Russia is famous for a lot of things, feminism, in the UK at least, probably isn’t one of them. However, GRAD Gallery is changing that with its Superwoman exhibition, that presents all things woman during the Soviet era.
The show illustrates the presentation of the Soviet woman from 1917 to 1991. While women have long played second best to men in Western Europe, in Soviet Russia, in many ways, men and women were equal. Russia was the first superpower to allow women to vote in 1917. Moreover, abortion was legalised and maternity leave was also available.
Women were expected to join in with physical work, hence the subtitle for the exhibition ‘Work, Build and Don’t Whine’ – which was taken from a famous poster showing a woman throwing a discuss – definitely not the most graceful or feminine of sporting activities. The Soviet woman became ‘Superwoman’ because not only did she help create the new Soviet Union, but also ran the household and looked after the family.
One of the most note-worthy works in the show is a bronze model of Vera Mukhina’s monument Worker and Kolkhoz Woman, which originally topped the Soviet pavilion at the 1937 Paris World Fair. The monument depicts a proletariat man wielding a hammer and a proletariat woman with a sickle standing side by side. Symbolically, this is a strong statement – how could you have a hammer without a sickle?!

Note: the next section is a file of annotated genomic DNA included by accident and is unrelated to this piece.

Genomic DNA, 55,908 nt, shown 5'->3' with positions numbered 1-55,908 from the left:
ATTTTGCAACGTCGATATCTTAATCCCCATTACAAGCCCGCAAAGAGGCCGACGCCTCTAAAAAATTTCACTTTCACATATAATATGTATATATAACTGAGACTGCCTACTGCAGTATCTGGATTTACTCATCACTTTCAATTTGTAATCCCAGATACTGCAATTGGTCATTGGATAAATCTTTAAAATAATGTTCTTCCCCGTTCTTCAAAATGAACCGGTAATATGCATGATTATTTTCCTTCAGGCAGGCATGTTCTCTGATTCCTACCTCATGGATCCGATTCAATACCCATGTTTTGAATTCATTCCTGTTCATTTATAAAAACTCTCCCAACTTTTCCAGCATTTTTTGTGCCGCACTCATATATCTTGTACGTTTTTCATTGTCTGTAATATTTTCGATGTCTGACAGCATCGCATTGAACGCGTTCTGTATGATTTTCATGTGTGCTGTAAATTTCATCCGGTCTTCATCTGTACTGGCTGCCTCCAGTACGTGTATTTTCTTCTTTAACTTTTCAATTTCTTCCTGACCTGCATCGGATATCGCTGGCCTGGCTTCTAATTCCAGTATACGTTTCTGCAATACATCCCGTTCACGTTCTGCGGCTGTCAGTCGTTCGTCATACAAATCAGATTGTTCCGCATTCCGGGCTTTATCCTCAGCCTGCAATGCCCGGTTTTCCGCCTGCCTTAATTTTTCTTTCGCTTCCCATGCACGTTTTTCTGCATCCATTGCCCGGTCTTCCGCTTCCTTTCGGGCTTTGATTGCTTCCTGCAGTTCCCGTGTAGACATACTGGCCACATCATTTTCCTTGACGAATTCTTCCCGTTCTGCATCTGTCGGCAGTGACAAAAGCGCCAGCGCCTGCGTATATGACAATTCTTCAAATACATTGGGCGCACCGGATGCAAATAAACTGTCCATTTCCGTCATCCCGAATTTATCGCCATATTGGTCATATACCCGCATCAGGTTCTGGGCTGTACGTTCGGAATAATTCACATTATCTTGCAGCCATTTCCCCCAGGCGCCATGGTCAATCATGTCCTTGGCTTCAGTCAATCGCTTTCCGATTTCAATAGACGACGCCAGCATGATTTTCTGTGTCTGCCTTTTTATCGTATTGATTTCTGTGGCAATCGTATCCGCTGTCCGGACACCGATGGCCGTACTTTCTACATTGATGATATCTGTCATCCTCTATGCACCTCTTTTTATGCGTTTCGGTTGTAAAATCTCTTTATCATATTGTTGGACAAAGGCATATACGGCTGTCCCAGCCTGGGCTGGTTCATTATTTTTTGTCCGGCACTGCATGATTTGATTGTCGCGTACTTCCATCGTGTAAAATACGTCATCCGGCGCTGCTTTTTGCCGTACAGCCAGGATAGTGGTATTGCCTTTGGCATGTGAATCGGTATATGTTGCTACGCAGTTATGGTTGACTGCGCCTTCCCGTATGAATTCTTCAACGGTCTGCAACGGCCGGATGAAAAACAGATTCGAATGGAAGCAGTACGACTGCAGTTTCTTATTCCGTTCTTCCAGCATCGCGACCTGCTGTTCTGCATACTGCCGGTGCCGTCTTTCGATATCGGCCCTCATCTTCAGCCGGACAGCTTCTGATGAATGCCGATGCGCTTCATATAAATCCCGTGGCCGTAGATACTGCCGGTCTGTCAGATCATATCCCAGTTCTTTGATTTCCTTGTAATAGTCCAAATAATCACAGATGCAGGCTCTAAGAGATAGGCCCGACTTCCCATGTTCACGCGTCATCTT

Also on display are propaganda posters, showing women on building sites as well as documentary films. There are also items used in the home as well as collages and sketches of Russian women. On one wall there are a series of Matryoshka dolls, while opposite there are posters that read ‘Let’s liberate women from the kitchen slavery for the work in socialist industry.’
This is a fascinating look at the role of women during the Soviet age.
Superwoman: Work, Build and Don’t Whine is on display at GRAD until 15 October